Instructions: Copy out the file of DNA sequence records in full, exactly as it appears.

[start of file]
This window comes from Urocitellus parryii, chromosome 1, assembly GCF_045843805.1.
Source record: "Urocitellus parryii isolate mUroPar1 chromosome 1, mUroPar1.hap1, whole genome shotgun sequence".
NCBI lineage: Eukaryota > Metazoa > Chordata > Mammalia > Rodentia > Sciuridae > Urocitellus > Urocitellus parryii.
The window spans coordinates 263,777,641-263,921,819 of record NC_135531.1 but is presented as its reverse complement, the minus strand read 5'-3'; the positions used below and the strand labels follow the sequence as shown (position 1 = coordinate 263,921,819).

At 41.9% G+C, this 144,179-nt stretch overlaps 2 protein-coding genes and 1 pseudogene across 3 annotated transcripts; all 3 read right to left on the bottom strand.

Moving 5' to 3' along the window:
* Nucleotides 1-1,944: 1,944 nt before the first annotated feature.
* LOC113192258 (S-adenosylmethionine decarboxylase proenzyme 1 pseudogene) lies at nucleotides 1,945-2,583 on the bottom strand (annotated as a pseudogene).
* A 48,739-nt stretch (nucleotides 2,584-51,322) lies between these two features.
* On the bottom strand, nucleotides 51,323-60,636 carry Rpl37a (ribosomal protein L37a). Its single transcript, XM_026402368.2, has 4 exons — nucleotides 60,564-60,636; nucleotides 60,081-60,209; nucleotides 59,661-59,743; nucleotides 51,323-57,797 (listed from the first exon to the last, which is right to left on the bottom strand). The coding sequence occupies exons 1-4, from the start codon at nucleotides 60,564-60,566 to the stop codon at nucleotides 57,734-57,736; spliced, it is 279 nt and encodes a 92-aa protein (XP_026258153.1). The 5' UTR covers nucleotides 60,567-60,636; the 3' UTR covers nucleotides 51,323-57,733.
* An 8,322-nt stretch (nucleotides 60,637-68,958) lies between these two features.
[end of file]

This window comes from Urocitellus parryii, chromosome 1, assembly GCF_045843805.1.
Source record: "Urocitellus parryii isolate mUroPar1 chromosome 1, mUroPar1.hap1, whole genome shotgun sequence".
NCBI lineage: Eukaryota > Metazoa > Chordata > Mammalia > Rodentia > Sciuridae > Urocitellus > Urocitellus parryii.
The window spans coordinates 263,777,641-263,921,819 of record NC_135531.1 but is presented as its reverse complement, the minus strand read 5'-3'; the positions used below and the strand labels follow the sequence as shown (position 1 = coordinate 263,921,819).

At 41.9% G+C, this 144,179-nt stretch overlaps 2 protein-coding genes and 1 pseudogene across 3 annotated transcripts; all 3 read right to left on the bottom strand.

Moving 5' to 3' along the window:
* Nucleotides 1-1,944: 1,944 nt before the first annotated feature.
* LOC113192258 (S-adenosylmethionine decarboxylase proenzyme 1 pseudogene) lies at nucleotides 1,945-2,583 on the bottom strand (annotated as a pseudogene).
* A 48,739-nt stretch (nucleotides 2,584-51,322) lies between these two features.
* On the bottom strand, nucleotides 51,323-60,636 carry Rpl37a (ribosomal protein L37a). Its single transcript, XM_026402368.2, has 4 exons — nucleotides 60,564-60,636; nucleotides 60,081-60,209; nucleotides 59,661-59,743; nucleotides 51,323-57,797 (listed from the first exon to the last, which is right to left on the bottom strand). The coding sequence occupies exons 1-4, from the start codon at nucleotides 60,564-60,566 to the stop codon at nucleotides 57,734-57,736; spliced, it is 279 nt and encodes a 92-aa protein (XP_026258153.1). The 5' UTR covers nucleotides 60,567-60,636; the 3' UTR covers nucleotides 51,323-57,733.
* An 8,322-nt stretch (nucleotides 60,637-68,958) lies between these two features.